Hattusili III ("Man from Hattuša") was a king of the Hittite empire (New Kingdom or Late Empire) ca. Hittites is the conventional English-language term for an ancient people who spoke an Indo-European language and established a kingdom centered in Hattusa 1267 – 1237 BC (short chronology). The short chronology is one chronology of the Near Eastern Bronze and Early Iron Age, which fixes the reign of Hammurabi to 1728 BC – 1686 BC and the Sack of He was the fourth and last son of Mursili II. Mursili II (also spelled Mursilis II) was a king of the Hittite Empire (New kingdom ca Mursili appointed Hattusili as priest of Sausga of Samuha, and Hattusili remained loyal to the "Ishtar of Samuha" to the end of his days. Samuha is an as-yet-undiscovered city of the Hittites. It served as a religious centre and for a few years as the military capital for the empire
His older brother Muwatalli II moved his seat in Tarhuntassa and appointed him governor of Hattusa. Muwatalli II ( m NIRGÁL) was a king of the New kingdom of the Hittite empire (ca Tarhuntassa is an as-yet undiscovered Bronze Age city south of Hattusa. Hattusa (URU Ḫa-at-tu-ša 𒌷𒄩𒀜𒌅𒊭 Unicode cuneiform article to display these cuneiform characters--> Hattusili was a commander of Hittite forces during the famous Battle of Kadesh against Egypt in 1274 BC. } The Battle of Kadesh (also Qadesh) took place between the forces of the Egyptian Empire under Ramesses II and the Hittite Empire under Hattusili as governor, also reconquered Nerik and became the High Priest of its storm god. Nerik was a Bronze Age city to the north of the Hittite capitals Hattusa and Sapinuwa. Hattusili named his eldest son and crown prince "Nerikkaili" in honor of this achievement. Hattusili married priestess of Ishtar, Puduhepa who later became Hittite queen and Tawanannas. Ishtar ( D IŠTAR 𒀭𒌋𒁯 is the Assyrian and Babylonian counterpart to the Sumerian Inanna and to Puduhepa ( Hittite: Pudu-Ḫepa or Pudu-Kheba - Hittite queen and Tawanannas married to King Hattusili III. Tawananna (also spelt Tavannana) is the title for the queen of the Hittites.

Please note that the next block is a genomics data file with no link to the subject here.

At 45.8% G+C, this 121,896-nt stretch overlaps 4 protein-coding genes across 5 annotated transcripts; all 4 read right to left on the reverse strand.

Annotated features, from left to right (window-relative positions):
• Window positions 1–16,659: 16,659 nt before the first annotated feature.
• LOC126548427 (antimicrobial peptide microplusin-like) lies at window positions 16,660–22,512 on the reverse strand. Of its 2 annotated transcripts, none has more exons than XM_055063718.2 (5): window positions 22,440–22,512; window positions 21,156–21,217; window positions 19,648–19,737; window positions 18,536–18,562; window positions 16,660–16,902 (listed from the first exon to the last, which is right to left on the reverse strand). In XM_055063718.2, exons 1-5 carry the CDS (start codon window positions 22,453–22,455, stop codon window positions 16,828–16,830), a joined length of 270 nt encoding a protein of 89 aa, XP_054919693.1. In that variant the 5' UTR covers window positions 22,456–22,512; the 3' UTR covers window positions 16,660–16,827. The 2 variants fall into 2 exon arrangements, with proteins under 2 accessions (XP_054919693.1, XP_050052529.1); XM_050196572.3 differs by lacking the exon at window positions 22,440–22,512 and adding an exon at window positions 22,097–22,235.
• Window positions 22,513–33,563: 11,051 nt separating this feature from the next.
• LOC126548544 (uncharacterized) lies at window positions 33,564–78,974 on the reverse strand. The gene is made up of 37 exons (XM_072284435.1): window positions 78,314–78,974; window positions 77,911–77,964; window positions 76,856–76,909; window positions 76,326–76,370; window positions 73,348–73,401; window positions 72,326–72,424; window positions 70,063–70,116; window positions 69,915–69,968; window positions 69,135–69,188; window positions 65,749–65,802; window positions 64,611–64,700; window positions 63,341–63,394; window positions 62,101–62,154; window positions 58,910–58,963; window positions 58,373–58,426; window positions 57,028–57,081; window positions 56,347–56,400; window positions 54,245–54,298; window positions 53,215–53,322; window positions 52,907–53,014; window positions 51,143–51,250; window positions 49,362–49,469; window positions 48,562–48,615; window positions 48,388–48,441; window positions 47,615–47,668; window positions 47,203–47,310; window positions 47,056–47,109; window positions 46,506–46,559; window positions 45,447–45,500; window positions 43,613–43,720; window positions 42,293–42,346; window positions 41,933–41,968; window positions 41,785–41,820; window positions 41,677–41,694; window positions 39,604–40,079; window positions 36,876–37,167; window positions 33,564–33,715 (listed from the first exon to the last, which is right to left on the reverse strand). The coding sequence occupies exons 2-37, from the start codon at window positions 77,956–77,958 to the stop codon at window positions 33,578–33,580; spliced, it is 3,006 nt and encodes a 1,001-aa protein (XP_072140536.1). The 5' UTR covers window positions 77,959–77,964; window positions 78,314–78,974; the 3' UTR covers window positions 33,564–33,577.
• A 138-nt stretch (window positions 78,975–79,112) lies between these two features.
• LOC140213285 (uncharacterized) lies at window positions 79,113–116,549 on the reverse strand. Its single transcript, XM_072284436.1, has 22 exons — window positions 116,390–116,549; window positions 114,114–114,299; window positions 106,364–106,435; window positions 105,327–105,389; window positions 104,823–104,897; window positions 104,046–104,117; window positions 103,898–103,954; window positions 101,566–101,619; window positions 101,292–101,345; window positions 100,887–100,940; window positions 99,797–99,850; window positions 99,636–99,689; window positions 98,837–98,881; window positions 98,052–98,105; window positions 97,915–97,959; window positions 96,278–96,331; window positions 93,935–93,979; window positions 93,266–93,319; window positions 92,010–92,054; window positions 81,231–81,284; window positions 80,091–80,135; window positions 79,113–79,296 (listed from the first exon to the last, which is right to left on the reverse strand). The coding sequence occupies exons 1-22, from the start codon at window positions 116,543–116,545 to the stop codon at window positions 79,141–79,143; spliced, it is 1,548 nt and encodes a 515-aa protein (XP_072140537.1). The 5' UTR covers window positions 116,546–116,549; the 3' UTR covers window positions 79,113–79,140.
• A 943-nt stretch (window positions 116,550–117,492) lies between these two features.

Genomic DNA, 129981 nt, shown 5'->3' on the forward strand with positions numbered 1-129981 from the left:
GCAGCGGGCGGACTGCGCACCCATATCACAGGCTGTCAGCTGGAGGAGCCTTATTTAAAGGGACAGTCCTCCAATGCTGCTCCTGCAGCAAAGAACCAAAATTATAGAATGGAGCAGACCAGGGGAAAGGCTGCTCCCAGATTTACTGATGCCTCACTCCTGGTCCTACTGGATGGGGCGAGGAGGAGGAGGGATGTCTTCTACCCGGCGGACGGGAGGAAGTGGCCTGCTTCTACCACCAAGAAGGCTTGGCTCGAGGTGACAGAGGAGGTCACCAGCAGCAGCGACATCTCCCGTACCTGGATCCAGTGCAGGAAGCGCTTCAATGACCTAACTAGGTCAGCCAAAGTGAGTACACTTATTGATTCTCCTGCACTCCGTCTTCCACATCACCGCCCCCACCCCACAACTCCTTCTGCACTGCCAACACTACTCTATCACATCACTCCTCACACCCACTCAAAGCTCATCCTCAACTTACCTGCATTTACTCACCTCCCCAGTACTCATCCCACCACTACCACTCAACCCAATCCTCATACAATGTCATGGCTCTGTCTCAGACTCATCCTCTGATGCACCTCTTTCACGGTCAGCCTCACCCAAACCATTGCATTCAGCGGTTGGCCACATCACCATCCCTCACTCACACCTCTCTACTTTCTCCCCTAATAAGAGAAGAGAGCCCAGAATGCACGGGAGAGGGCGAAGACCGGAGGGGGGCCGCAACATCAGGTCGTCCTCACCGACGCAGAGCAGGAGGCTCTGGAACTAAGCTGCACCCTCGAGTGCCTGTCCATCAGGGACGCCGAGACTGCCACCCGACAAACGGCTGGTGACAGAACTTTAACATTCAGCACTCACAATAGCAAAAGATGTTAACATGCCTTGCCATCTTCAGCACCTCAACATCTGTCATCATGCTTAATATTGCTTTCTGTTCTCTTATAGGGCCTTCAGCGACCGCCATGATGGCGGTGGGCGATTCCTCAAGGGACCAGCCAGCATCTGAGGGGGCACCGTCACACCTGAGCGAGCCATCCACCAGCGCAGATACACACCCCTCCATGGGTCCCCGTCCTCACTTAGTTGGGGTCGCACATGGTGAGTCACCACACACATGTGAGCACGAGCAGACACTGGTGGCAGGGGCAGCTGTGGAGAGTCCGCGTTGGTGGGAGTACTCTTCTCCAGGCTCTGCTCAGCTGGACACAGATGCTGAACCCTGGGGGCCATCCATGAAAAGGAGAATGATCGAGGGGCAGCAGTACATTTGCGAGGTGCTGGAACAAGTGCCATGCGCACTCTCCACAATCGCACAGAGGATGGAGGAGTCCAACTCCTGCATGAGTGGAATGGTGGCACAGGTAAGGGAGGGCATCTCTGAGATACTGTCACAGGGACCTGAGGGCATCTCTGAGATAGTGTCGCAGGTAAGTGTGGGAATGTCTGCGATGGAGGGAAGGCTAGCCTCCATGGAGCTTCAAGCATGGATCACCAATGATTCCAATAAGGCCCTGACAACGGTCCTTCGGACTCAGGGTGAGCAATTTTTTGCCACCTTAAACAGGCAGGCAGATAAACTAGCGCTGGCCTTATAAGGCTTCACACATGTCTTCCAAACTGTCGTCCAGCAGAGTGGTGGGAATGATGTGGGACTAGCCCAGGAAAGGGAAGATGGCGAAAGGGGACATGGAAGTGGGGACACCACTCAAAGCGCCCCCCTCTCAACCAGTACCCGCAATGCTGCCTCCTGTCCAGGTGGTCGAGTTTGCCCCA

His nephew, Mursili III (or Urhi-Teshub) moved the capital back to Hattusa (KBo 21. Mursili III, also known as Urhi-Teshub, was the eldest surviving son of Muwatalli II. 15 i 11-12), rendering Hattusili's governorship redundant. Mursili then deposed him from Nerik, triggering a civil war. Hattusili defeated and exiled his nephew. Hattusili renamed Urhi-Teshup's sibling Ulmi-Teshup "Kurunta" (or: married her off to Kurunta), and appointed Kurunta over Tarhuntassa in his place. Kurunta was an Anatolian Tutelary deity in the Late Bronze Age frequently associated with stags Tarhuntassa is an as-yet undiscovered Bronze Age city south of Hattusa. After this, Hattusili elevated a junior son Tudhaliya IV as crown prince instead. Tudhaliya IV was a king of the Hittite empire (New kingdom and the younger son of Hattusili III.
Hattusili and the Egyptian pharaoh Ramesses II sealed a written peace treaty based upon Hittite models which, due to Egyptian monumental copies of it, has become the earliest well known treaty in history, establishing a long-lasting peace between the two rival empires. Ancient Egypt was an Ancient Civilization in eastern North Africa, concentrated along the lower reaches of the Nile River in what is now Pharaoh is the title given in modern parlance to the ancient Egyptian kings of all periods A peace treaty is an agreement between two hostile parties usually countries or governments that formally ends an armed conflict Ramesses married Hattusili's daughter, known the by the Egyptian name of Maathorneferure. Maathorneferure was a daughter of the Hittite king Hattusili III, and was married to the Egyptian Pharaoh Ramesses II in the Years later he married another Hittite princess.
An archive of over 200 letters have been found from the royal palace at Hattusa which show that Hattusili exchanged with letters with numerous Near Eastern kings including Ramesses II of ancient Egypt. Hattusa (URU Ḫa-at-tu-ša 𒌷𒄩𒀜𒌅𒊭 Unicode cuneiform article to display these cuneiform characters--> B Syria - Belka Woman from Damascus Arab from Baghdadjpg|thumb|Inhabitants of the Near East late nineteenth century The New Kingdom, sometimes referred to as the Egyptian Empire, is the period in Ancient Egyptian history between the 16th century BC and They are an important primary source for this period.
ca. Mursili III, also known as Urhi-Teshub, was the eldest surviving son of Muwatalli II. The dating and sequence of the Hittite kings is compiled from fragmentary records and all dates given here are approximate relying on synchronisms with known chronologies 1267 – 1237 BC
Tudhaliya IV was a king of the Hittite empire (New kingdom and the younger son of Hattusili III.